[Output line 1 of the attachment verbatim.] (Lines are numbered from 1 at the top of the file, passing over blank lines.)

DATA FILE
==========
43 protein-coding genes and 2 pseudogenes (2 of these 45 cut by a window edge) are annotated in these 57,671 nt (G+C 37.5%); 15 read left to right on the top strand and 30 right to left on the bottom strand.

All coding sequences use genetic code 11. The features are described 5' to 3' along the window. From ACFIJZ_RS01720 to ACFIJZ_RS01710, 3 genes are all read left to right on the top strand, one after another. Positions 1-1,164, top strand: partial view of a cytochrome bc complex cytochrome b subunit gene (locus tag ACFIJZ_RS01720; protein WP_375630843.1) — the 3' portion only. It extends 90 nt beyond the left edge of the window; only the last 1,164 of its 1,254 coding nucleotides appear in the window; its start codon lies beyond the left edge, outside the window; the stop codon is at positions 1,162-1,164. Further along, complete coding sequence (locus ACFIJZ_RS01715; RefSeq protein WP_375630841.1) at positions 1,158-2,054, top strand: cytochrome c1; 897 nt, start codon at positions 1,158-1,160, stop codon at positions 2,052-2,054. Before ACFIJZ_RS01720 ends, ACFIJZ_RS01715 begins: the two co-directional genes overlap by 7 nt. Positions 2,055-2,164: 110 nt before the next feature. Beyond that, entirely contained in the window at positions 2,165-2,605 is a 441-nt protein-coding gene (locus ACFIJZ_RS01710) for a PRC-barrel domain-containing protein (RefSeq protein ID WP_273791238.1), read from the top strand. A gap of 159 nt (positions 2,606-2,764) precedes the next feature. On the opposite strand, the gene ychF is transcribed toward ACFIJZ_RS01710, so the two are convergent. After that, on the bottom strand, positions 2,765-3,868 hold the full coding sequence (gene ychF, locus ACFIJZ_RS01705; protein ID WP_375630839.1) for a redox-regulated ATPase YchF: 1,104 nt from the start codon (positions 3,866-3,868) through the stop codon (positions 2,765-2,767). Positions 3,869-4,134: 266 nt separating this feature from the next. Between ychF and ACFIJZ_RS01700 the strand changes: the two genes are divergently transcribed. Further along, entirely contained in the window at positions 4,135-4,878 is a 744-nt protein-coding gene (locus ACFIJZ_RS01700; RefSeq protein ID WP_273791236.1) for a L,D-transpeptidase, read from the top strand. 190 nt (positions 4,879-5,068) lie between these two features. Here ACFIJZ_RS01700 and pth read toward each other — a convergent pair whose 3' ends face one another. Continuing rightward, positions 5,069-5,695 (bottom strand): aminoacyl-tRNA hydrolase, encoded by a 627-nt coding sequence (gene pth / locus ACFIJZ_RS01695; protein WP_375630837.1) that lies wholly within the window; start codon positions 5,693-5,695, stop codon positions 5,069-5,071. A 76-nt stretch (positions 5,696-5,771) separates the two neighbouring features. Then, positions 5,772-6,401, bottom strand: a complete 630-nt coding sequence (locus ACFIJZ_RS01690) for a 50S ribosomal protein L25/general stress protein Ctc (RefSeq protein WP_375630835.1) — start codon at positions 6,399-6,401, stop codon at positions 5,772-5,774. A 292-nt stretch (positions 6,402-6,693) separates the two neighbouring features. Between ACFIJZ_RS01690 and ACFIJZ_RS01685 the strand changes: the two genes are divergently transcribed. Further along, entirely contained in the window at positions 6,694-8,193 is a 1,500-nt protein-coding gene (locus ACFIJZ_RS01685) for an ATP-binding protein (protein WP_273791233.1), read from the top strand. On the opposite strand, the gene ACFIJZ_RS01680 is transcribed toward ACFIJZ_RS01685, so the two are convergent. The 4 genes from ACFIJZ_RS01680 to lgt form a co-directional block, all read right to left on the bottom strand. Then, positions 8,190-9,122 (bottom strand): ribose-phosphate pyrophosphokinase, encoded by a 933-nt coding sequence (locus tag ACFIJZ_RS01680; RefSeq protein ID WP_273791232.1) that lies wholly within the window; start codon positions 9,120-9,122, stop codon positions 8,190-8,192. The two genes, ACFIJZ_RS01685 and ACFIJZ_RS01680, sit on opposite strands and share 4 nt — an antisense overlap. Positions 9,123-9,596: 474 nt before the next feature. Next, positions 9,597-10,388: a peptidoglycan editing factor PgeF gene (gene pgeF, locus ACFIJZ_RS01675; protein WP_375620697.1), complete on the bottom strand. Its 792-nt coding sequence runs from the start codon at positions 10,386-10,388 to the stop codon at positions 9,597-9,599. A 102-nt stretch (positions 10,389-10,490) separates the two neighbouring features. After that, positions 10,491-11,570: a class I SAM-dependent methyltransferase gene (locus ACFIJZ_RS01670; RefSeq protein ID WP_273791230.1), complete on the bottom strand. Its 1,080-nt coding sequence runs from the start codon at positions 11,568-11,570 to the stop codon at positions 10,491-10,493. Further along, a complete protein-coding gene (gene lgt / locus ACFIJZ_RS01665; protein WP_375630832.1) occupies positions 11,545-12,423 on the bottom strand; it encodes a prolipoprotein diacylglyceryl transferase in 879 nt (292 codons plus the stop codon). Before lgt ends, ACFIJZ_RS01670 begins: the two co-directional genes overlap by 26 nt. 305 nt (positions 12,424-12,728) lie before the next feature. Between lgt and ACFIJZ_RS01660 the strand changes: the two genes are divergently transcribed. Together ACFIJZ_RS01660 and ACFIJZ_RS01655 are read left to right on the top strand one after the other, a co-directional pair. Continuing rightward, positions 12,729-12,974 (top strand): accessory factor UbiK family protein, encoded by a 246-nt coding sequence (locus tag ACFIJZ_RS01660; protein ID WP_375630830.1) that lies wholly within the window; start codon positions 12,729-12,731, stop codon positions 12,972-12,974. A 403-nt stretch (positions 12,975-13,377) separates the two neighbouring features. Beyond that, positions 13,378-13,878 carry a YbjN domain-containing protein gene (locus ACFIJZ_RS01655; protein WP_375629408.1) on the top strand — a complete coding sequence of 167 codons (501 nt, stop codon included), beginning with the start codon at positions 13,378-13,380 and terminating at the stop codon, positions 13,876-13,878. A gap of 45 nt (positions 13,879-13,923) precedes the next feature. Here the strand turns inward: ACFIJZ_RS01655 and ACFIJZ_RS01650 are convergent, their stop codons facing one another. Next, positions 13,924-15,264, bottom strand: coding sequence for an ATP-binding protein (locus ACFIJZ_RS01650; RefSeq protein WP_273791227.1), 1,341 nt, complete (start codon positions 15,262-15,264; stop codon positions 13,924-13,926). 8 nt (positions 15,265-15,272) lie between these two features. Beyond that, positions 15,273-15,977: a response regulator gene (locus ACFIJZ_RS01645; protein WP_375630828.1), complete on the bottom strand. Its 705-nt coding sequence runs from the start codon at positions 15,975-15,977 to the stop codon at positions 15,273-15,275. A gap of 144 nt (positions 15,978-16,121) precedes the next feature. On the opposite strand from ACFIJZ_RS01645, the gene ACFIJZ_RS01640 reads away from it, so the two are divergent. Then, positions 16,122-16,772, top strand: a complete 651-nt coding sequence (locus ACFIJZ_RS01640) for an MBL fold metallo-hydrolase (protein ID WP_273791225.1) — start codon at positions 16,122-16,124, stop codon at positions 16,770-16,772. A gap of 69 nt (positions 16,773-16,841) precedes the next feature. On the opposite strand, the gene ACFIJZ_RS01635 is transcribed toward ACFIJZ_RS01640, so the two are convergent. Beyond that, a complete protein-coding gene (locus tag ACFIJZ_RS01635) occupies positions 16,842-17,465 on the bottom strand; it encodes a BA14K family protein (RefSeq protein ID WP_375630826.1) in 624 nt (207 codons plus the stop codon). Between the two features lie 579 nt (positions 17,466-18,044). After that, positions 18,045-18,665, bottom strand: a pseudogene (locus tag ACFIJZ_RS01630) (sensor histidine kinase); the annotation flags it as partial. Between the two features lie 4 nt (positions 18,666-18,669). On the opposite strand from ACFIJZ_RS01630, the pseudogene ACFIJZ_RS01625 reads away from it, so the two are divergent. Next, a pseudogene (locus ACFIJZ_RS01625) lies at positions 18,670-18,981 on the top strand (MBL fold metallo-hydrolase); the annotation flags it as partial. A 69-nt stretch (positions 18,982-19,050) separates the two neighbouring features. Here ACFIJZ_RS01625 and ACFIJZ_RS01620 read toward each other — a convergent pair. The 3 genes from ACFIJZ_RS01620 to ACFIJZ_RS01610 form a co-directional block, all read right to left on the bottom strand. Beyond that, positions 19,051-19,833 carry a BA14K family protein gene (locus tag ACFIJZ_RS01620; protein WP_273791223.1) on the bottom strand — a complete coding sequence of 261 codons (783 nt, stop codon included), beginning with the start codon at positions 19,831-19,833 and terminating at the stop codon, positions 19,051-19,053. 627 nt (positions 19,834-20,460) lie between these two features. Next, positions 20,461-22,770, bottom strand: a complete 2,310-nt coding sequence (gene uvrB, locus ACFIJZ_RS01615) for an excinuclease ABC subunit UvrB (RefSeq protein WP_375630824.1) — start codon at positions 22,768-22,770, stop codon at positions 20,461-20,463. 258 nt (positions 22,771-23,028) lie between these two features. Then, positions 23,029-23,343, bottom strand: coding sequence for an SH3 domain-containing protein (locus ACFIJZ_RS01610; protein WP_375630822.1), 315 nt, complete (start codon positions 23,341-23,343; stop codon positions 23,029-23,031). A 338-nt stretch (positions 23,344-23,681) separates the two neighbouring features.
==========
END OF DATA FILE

43 protein-coding genes and 2 pseudogenes (2 of these 45 cut by a window edge) are annotated in these 57,671 nt (G+C 37.5%); 15 read left to right on the top strand and 30 right to left on the bottom strand.